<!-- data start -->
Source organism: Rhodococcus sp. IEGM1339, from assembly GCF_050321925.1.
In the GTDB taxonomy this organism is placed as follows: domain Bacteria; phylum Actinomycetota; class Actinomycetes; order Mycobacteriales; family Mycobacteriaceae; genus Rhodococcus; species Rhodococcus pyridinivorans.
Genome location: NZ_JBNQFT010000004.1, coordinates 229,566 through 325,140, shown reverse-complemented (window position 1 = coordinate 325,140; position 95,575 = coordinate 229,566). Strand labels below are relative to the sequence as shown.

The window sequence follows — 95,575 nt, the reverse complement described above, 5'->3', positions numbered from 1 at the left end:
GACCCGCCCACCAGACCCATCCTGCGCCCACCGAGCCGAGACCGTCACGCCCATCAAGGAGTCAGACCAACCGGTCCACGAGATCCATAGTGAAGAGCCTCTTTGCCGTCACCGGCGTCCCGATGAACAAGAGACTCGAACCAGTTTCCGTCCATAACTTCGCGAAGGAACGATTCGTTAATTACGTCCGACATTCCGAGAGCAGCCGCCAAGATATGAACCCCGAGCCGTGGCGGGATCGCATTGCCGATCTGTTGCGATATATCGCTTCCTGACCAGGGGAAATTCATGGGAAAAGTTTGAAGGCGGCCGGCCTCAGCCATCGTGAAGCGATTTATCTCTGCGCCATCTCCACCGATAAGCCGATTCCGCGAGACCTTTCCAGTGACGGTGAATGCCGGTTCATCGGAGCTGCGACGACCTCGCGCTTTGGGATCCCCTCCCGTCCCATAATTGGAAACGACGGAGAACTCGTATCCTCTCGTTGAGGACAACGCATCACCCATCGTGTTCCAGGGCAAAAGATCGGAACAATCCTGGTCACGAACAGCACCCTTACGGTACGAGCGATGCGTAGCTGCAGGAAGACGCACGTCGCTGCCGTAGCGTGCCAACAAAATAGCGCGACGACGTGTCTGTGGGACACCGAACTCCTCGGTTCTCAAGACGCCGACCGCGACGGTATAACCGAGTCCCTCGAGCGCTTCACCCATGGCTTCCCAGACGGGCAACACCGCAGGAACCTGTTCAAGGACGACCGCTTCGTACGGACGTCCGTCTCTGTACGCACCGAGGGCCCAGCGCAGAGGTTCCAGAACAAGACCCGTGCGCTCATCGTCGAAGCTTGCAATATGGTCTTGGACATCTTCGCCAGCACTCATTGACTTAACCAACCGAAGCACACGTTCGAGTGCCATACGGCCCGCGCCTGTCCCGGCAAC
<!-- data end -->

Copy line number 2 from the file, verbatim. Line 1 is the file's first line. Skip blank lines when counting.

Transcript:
In the GTDB taxonomy this organism is placed as follows: domain Bacteria; phylum Actinomycetota; class Actinomycetes; order Mycobacteriales; family Mycobacteriaceae; genus Rhodococcus; species Rhodococcus pyridinivorans.